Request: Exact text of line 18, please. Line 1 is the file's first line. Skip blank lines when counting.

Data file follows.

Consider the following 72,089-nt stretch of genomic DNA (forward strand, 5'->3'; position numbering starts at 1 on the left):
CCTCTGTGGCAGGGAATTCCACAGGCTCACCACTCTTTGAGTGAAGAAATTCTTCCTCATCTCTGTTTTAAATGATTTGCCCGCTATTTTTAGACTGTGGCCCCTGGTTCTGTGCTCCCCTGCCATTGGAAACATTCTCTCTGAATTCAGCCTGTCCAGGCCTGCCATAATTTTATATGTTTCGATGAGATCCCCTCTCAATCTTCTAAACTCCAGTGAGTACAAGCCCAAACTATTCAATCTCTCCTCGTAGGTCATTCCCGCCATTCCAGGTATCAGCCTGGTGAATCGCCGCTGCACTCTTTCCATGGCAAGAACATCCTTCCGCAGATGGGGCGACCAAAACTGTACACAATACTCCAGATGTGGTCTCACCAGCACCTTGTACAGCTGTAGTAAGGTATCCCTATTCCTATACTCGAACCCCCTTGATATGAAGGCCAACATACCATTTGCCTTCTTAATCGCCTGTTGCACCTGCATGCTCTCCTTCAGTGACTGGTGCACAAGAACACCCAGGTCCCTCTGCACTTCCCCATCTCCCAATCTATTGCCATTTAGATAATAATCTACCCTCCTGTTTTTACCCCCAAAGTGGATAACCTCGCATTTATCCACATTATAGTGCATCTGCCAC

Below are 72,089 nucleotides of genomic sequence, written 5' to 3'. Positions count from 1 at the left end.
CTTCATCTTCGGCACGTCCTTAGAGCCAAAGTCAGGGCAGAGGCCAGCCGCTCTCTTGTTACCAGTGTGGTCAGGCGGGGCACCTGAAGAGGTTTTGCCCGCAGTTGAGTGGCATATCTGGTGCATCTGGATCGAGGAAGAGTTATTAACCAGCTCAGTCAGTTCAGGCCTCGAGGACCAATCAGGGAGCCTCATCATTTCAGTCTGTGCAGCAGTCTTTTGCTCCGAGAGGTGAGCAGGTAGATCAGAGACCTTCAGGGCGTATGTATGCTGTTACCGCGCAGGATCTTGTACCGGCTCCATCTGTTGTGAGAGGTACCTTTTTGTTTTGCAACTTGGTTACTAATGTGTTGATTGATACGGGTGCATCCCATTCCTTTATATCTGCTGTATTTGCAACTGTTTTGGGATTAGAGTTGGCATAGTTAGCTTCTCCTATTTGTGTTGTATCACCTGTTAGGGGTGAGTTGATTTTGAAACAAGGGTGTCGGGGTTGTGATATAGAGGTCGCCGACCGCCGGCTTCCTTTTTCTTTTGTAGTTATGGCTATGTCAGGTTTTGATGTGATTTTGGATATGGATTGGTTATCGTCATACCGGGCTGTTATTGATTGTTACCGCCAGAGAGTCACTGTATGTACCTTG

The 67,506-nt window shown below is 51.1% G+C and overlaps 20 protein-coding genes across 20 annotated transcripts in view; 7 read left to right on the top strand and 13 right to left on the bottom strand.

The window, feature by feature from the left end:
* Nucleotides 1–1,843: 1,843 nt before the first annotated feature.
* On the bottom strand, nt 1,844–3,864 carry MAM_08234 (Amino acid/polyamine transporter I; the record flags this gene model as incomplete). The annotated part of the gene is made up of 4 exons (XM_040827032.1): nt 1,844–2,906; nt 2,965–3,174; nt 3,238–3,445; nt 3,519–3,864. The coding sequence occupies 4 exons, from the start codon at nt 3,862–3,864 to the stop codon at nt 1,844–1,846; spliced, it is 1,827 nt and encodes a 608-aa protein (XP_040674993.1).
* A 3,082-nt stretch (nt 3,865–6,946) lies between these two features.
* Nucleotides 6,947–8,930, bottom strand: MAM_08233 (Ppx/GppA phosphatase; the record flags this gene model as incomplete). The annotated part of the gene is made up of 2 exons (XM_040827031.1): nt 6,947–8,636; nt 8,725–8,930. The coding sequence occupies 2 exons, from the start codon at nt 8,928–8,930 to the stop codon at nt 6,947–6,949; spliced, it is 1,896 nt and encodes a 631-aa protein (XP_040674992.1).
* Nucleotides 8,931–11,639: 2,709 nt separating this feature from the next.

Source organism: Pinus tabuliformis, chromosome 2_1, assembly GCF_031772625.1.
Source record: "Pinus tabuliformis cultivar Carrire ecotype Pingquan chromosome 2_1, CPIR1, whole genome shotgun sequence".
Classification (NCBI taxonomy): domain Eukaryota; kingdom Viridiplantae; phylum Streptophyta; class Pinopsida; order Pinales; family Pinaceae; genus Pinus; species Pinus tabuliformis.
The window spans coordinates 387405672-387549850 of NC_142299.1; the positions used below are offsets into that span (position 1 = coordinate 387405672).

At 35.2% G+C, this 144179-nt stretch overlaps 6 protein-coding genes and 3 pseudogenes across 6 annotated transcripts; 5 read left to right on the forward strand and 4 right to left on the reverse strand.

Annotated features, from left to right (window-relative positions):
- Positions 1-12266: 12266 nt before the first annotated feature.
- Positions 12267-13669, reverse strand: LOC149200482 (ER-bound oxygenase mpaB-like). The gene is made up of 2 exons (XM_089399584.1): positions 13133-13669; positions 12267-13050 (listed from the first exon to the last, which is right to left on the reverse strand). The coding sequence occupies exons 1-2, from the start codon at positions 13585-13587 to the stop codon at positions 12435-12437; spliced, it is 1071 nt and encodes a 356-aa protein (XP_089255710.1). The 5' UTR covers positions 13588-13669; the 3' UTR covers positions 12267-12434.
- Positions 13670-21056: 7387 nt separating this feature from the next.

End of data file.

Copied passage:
- Positions 1-12266: 12266 nt before the first annotated feature.